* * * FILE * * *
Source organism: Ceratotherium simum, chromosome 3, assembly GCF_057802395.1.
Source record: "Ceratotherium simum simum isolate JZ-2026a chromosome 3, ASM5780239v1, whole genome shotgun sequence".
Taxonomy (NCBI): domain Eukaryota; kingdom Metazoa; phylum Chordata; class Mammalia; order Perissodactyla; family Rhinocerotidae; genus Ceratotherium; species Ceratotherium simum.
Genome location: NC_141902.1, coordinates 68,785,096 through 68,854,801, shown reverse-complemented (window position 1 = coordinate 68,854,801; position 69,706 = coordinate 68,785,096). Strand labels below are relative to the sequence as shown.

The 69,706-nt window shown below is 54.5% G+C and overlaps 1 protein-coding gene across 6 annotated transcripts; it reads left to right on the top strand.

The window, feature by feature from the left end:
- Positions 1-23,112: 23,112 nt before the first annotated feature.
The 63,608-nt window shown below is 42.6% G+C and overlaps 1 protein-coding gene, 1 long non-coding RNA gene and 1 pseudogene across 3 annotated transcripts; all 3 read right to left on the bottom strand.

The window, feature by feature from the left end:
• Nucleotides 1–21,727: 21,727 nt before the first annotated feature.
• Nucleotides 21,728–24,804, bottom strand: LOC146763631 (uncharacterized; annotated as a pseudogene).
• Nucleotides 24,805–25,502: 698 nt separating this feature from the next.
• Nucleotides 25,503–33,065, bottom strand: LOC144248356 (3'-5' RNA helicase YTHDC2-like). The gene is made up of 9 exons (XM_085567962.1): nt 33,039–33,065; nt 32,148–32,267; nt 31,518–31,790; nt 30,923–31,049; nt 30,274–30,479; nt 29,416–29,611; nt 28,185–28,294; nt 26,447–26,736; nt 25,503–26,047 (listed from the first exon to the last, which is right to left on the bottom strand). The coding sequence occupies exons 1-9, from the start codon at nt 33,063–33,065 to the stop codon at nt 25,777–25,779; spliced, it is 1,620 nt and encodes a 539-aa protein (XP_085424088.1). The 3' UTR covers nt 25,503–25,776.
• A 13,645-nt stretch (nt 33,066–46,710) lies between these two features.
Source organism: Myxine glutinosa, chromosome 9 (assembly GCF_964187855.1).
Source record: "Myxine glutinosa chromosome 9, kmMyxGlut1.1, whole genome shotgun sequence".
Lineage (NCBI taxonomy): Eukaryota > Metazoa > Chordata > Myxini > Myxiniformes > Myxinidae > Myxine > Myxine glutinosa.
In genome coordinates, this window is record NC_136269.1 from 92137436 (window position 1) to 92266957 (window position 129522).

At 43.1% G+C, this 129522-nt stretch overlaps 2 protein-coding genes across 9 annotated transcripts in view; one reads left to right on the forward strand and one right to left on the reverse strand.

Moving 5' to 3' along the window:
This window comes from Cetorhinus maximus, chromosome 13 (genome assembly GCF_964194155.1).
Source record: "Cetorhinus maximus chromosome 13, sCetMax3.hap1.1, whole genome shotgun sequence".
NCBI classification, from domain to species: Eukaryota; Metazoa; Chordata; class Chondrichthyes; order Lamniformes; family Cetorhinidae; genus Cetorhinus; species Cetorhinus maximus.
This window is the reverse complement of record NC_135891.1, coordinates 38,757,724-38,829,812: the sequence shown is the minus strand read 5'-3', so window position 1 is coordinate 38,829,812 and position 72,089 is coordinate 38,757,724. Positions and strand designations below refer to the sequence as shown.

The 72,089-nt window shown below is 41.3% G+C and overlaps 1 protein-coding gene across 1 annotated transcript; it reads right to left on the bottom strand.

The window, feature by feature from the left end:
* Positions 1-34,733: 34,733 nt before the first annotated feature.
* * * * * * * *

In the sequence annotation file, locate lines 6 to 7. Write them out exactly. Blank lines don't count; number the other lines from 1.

The window, feature by feature from the left end:
- Positions 1-23,112: 23,112 nt before the first annotated feature.